Deep-Sea Octopus Species Broods Eggs For Four-A-Half Years, Longest Currently Known
Can you imagine sitting over a nest of eggs and protecting it for four-and-a-half years without eating or sleeping at all? Sort of makes normal human child-rearing sound somewhat easier doesn’t it? Well, that’s apparently exactly what a deep-sea octopus was recently observed doing by researchers at the University of Rhode Island and the Monterey Bay Aquarium Research Institute.
The new observation means that the octopus species in question spends more time brooding its eggs than any other animal currently known. The behavior is of course common to all (or nearly all) octopus species — an octopus mother spending all of its time and energy keeping its eggs clean and guarding them from predators, until it literally dies from exhaustion. Four and a half years of that is pretty impressive when you think about it.
“This research demonstrates how little we know about life in the deep-sea and life generally,” noted Brad Seibel, a URI associate professor of biological sciences. “From shallow-living species we have developed limited and limiting ideas about the capabilities of animals.”
Previous work had suggested that the eggs of some deep-sea octopuses could take years to develop — something that this new work proves.
“While we predicted a long development time, our confidence in that prediction was not high and our result was still surprising.”
The press release provides more:
<blockquote>Every few months for the last 25 years, a team of Monterey Bay researchers led by Bruce Robison has performed surveys of deep-sea animals at a research site in the depths of Monterey Canyon that they call Midwater 1.
In May 2007, during one of these surveys, the researchers discovered a female octopus clinging to a rocky ledge just above the floor of the canyon, about 4,600 feet below the ocean surface. The octopus, a species known as Graneledone boreopacifica, had not been in this location during their previous dive at this site in April.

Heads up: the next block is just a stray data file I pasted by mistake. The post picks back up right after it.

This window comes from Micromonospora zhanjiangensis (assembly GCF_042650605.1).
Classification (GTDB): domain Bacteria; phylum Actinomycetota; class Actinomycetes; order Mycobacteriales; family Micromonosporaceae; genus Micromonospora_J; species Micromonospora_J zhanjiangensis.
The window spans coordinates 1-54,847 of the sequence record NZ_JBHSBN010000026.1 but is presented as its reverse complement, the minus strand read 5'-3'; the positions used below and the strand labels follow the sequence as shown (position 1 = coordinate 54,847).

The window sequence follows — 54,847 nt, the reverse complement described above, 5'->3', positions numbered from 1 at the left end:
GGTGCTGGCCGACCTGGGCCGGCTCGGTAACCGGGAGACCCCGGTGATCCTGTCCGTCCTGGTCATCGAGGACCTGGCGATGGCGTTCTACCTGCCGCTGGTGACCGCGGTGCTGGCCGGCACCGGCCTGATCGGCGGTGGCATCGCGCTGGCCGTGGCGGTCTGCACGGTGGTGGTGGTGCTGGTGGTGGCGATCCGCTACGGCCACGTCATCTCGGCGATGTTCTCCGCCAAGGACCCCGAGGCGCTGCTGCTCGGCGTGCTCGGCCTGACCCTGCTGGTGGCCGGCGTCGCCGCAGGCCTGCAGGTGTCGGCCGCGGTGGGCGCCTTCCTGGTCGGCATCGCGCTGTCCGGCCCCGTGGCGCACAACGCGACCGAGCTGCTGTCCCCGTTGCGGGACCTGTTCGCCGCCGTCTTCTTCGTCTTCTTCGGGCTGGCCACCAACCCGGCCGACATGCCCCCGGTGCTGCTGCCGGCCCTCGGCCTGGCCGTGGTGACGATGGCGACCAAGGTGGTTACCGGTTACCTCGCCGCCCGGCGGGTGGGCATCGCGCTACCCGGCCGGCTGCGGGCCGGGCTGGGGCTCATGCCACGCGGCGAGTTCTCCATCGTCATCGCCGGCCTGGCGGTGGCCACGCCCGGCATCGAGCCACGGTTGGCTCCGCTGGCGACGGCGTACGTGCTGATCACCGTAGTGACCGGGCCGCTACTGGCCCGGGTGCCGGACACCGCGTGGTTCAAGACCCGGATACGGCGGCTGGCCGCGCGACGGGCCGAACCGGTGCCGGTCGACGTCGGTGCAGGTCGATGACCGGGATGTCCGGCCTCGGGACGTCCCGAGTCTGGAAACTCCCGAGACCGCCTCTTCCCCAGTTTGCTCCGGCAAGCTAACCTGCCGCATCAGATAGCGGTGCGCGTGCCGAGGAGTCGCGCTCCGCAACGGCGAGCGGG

Over the next four-and-a-half years, the researchers dove at this same site 18 times. Each time, they found the same octopus, which they could identify by her distinctive scars, in the same place. As the years passed, her translucent eggs grew larger and the researchers could see young octopuses developing inside. Over the same period, the female gradually lost weight and her skin became loose and pale.
The researchers never saw the female leave her eggs or eat anything. She did not even show interest in small crabs and shrimp that crawled or swam by, as long as they did not bother her eggs.</blockquote>
A month after the last sighting of the brooding octopus in September 2011, the researchers returned to find the female gone, and nothing but the remains of egg capsules. “The rock face she had occupied held the tattered remnants of empty egg capsules.”
By the researchers count, at least 160 egged were being protected by the octopus.
A bit more background:
<blockquote>Most female octopuses lay only one set of eggs and die about the time that their eggs hatch. The eggs of Graneledone boreopacifica are tear-drop-shaped capsules the size of small olives. As the young develop inside the eggs, they require plenty of oxygen. This means that the female octopus must continuously bathe the eggs in fresh, oxygenated seawater and keep them from being covered with silt or debris. The female must also guard her eggs vigilantly to prevent them from being eaten by predators.
Because the young octopus spend so much time in their eggs, by the time they hatch they are fully capable of surviving on their own and hunting for small prey. In fact, the newborns of G. boreopacifica are larger and better developed than the hatchlings of any other octopus or squid.</blockquote>
“The ultimate fate of a brooding female octopus is inevitably death,” the researchers wrote, “but in this first example from the deep sea, brooding also confers an extension of adult life that greatly exceeds most projections of cephalopod longevity.”